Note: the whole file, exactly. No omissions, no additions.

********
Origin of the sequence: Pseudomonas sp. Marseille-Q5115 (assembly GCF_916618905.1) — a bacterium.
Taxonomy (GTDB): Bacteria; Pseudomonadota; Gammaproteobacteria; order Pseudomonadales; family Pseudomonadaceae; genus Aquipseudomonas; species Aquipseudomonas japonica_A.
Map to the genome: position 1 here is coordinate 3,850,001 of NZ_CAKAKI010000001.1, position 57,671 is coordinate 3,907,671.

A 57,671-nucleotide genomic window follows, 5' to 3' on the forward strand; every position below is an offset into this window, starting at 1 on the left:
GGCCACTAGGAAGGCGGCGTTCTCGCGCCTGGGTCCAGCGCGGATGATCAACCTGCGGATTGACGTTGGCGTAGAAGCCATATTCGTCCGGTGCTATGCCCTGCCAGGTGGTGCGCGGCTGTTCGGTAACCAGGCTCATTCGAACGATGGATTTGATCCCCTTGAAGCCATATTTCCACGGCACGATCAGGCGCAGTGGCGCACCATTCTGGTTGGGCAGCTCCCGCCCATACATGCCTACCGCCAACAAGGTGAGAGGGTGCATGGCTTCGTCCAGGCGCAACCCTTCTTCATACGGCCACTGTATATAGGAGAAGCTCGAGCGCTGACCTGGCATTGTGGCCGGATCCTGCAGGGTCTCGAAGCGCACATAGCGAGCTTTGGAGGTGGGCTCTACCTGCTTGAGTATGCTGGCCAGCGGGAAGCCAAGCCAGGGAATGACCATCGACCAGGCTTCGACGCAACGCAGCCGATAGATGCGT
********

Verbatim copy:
Origin of the sequence: Pseudomonas sp. Marseille-Q5115 (assembly GCF_916618905.1) — a bacterium.
Taxonomy (GTDB): Bacteria; Pseudomonadota; Gammaproteobacteria; order Pseudomonadales; family Pseudomonadaceae; genus Aquipseudomonas; species Aquipseudomonas japonica_A.
Map to the genome: position 1 here is coordinate 3,850,001 of NZ_CAKAKI010000001.1, position 57,671 is coordinate 3,907,671.

A 57,671-nucleotide genomic window follows, 5' to 3' on the forward strand; every position below is an offset into this window, starting at 1 on the left:
GGCCACTAGGAAGGCGGCGTTCTCGCGCCTGGGTCCAGCGCGGATGATCAACCTGCGGATTGACGTTGGCGTAGAAGCCATATTCGTCCGGTGCTATGCCCTGCCAGGTGGTGCGCGGCTGTTCGGTAACCAGGCTCATTCGAACGATGGATTTGATCCCCTTGAAGCCATATTTCCACGGCACGATCAGGCGCAGTGGCGCACCATTCTGGTTGGGCAGCTCCCGCCCATACATGCCTACCGCCAACAAGGTGAGAGGGTGCATGGCTTCGTCCAGGCGCAACCCTTCTTCATACGGCCACTGTATATAGGAGAAGCTCGAGCGCTGACCTGGCATTGTGGCCGGATCCTGCAGGGTCTCGAAGCGCACATAGCGAGCTTTGGAGGTGGGCTCTACCTGCTTGAGTATGCTGGCCAGCGGGAAGCCAAGCCAGGGAATGACCATCGACCAGGCTTCGACGCAACGCAGCCGATAGATGCGT